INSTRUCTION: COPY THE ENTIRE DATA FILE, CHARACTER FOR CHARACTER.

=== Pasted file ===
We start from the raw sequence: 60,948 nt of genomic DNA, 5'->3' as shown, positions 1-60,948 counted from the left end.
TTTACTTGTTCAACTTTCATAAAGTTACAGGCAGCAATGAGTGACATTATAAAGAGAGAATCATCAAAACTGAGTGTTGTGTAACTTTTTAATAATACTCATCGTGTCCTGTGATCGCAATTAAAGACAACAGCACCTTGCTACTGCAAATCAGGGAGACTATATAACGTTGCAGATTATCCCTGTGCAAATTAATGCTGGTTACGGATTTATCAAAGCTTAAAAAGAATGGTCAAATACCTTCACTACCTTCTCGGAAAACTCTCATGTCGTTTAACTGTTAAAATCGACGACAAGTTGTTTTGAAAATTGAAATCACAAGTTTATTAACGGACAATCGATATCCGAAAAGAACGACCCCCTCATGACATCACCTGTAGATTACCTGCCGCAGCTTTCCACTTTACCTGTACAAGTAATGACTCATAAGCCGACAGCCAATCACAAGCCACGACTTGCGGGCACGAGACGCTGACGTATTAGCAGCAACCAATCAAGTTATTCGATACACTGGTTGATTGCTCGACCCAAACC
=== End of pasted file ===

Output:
We start from the raw sequence: 60,948 nt of genomic DNA, 5'->3' as shown, positions 1-60,948 counted from the left end.
TTTACTTGTTCAACTTTCATAAAGTTACAGGCAGCAATGAGTGACATTATAAAGAGAGAATCATCAAAACTGAGTGTTGTGTAACTTTTTAATAATACTCATCGTGTCCTGTGATCGCAATTAAAGACAACAGCACCTTGCTACTGCAAATCAGGGAGACTATATAACGTTGCAGATTATCCCTGTGCAAATTAATGCTGGTTACGGATTTATCAAAGCTTAAAAAGAATGGTCAAATACCTTCACTACCTTCTCGGAAAACTCTCATGTCGTTTAACTGTTAAAATCGACGACAAGTTGTTTTGAAAATTGAAATCACAAGTTTATTAACGGACAATCGATATCCGAAAAGAACGACCCCCTCATGACATCACCTGTAGATTACCTGCCGCAGCTTTCCACTTTACCTGTACAAGTAATGACTCATAAGCCGACAGCCAATCACAAGCCACGACTTGCGGGCACGAGACGCTGACGTATTAGCAGCAACCAATCAAGTTATTCGATACACTGGTTGATTGCTCGACCCAAACC